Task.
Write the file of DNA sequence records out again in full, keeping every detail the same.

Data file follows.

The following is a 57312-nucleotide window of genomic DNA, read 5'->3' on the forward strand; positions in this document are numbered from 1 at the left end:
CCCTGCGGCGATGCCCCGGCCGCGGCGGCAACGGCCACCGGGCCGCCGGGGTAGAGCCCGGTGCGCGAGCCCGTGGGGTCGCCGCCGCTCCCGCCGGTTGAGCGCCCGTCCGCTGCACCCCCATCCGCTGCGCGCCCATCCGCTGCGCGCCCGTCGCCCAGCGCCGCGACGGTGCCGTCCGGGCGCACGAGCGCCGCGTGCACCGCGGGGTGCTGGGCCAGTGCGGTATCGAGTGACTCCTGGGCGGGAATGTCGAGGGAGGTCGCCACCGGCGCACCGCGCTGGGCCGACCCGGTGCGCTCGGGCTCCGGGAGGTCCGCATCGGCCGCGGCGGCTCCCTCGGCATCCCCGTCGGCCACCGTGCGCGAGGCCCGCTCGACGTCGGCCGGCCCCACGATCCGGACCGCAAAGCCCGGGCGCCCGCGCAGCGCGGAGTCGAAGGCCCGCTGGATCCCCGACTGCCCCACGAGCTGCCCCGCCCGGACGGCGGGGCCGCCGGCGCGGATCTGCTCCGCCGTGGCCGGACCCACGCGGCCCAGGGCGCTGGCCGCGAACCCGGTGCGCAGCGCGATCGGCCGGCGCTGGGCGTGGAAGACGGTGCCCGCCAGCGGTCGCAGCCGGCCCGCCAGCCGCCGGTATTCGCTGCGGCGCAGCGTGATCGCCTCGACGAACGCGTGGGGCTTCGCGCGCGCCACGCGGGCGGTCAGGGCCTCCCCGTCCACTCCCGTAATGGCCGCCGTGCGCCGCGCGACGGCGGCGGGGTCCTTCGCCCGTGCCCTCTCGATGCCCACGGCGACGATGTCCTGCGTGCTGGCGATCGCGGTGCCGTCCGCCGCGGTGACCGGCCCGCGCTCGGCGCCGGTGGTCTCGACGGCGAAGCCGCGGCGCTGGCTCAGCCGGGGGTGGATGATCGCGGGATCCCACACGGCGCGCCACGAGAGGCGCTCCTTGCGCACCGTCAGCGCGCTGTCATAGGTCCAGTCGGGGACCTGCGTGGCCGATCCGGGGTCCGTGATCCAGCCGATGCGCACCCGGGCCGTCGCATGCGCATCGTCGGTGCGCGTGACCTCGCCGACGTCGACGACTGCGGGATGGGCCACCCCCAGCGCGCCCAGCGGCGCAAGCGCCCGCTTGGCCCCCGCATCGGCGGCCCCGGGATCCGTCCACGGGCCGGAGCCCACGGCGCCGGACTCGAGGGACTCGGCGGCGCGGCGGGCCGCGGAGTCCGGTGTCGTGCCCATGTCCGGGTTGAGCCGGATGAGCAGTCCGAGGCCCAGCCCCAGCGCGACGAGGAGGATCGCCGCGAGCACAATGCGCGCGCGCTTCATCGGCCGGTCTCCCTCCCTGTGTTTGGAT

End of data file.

The following is a 57312-nucleotide window of genomic DNA, read 5'->3' on the forward strand; positions in this document are numbered from 1 at the left end:
CCCTGCGGCGATGCCCCGGCCGCGGCGGCAACGGCCACCGGGCCGCCGGGGTAGAGCCCGGTGCGCGAGCCCGTGGGGTCGCCGCCGCTCCCGCCGGTTGAGCGCCCGTCCGCTGCACCCCCATCCGCTGCGCGCCCATCCGCTGCGCGCCCGTCGCCCAGCGCCGCGACGGTGCCGTCCGGGCGCACGAGCGCCGCGTGCACCGCGGGGTGCTGGGCCAGTGCGGTATCGAGTGACTCCTGGGCGGGAATGTCGAGGGAGGTCGCCACCGGCGCACCGCGCTGGGCCGACCCGGTGCGCTCGGGCTCCGGGAGGTCCGCATCGGCCGCGGCGGCTCCCTCGGCATCCCCGTCGGCCACCGTGCGCGAGGCCCGCTCGACGTCGGCCGGCCCCACGATCCGGACCGCAAAGCCCGGGCGCCCGCGCAGCGCGGAGTCGAAGGCCCGCTGGATCCCCGACTGCCCCACGAGCTGCCCCGCCCGGACGGCGGGGCCGCCGGCGCGGATCTGCTCCGCCGTGGCCGGACCCACGCGGCCCAGGGCGCTGGCCGCGAACCCGGTGCGCAGCGCGATCGGCCGGCGCTGGGCGTGGAAGACGGTGCCCGCCAGCGGTCGCAGCCGGCCCGCCAGCCGCCGGTATTCGCTGCGGCGCAGCGTGATCGCCTCGACGAACGCGTGGGGCTTCGCGCGCGCCACGCGGGCGGTCAGGGCCTCCCCGTCCACTCCCGTAATGGCCGCCGTGCGCCGCGCGACGGCGGCGGGGTCCTTCGCCCGTGCCCTCTCGATGCCCACGGCGACGATGTCCTGCGTGCTGGCGATCGCGGTGCCGTCCGCCGCGGTGACCGGCCCGCGCTCGGCGCCGGTGGTCTCGACGGCGAAGCCGCGGCGCTGGCTCAGCCGGGGGTGGATGATCGCGGGATCCCACACGGCGCGCCACGAGAGGCGCTCCTTGCGCACCGTCAGCGCGCTGTCATAGGTCCAGTCGGGGACCTGCGTGGCCGATCCGGGGTCCGTGATCCAGCCGATGCGCACCCGGGCCGTCGCATGCGCATCGTCGGTGCGCGTGACCTCGCCGACGTCGACGACTGCGGGATGGGCCACCCCCAGCGCGCCCAGCGGCGCAAGCGCCCGCTTGGCCCCCGCATCGGCGGCCCCGGGATCCGTCCACGGGCCGGAGCCCACGGCGCCGGACTCGAGGGACTCGGCGGCGCGGCGGGCCGCGGAGTCCGGTGTCGTGCCCATGTCCGGGTTGAGCCGGATGAGCAGTCCGAGGCCCAGCCCCAGCGCGACGAGGAGGATCGCCGCGAGCACAATGCGCGCGCGCTTCATCGGCCGGTCTCCCTCCCTGTGTTTGGAT